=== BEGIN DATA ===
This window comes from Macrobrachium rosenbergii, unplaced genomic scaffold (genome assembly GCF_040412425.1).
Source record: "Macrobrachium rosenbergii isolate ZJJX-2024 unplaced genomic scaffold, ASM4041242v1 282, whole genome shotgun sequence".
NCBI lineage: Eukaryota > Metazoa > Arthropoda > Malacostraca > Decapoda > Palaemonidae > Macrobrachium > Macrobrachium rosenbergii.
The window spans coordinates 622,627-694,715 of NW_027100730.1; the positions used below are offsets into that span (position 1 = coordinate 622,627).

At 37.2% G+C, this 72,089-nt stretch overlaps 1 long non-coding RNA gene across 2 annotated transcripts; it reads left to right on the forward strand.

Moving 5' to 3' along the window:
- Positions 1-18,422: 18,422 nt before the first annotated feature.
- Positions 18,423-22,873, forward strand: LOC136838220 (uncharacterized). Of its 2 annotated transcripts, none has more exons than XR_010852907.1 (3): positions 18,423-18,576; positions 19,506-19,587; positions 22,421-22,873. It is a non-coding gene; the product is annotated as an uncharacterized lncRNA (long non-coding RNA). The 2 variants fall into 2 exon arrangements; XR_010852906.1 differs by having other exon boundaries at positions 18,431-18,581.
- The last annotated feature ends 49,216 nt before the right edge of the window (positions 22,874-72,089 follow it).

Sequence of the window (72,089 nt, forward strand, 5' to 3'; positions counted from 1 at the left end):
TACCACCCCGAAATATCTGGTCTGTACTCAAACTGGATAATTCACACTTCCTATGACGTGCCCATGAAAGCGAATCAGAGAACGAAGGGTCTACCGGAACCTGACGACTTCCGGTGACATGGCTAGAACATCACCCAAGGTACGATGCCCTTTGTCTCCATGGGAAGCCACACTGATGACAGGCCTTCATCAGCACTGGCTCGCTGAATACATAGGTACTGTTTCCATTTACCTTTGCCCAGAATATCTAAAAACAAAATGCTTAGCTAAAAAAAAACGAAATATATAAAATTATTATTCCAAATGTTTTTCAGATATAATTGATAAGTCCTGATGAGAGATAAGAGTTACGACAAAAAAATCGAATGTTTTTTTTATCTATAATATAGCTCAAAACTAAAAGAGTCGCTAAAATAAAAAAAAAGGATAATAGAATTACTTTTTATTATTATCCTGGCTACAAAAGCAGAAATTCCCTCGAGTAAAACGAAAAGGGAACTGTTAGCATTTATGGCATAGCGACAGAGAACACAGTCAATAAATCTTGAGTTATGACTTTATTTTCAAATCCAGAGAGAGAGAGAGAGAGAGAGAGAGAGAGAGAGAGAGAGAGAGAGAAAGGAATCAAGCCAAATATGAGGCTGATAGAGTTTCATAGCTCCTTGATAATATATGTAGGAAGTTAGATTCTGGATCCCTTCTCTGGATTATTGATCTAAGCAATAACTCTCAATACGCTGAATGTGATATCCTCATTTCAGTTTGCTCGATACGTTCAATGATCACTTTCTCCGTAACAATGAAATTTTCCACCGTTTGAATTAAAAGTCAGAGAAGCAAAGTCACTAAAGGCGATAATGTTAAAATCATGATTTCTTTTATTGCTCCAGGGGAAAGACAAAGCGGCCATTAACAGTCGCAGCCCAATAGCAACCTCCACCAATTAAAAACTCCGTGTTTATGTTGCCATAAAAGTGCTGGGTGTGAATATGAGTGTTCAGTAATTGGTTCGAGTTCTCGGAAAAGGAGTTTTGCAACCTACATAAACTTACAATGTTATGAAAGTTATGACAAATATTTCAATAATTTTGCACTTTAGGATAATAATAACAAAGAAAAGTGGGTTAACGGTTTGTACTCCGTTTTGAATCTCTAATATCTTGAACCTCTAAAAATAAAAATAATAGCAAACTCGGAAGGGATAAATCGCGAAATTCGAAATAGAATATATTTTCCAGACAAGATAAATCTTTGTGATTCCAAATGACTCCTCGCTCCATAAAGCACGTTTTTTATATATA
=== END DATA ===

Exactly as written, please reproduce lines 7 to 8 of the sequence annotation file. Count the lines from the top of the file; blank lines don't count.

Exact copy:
- Positions 1-18,422: 18,422 nt before the first annotated feature.
- Positions 18,423-22,873, forward strand: LOC136838220 (uncharacterized). Of its 2 annotated transcripts, none has more exons than XR_010852907.1 (3): positions 18,423-18,576; positions 19,506-19,587; positions 22,421-22,873. It is a non-coding gene; the product is annotated as an uncharacterized lncRNA (long non-coding RNA). The 2 variants fall into 2 exon arrangements; XR_010852906.1 differs by having other exon boundaries at positions 18,431-18,581.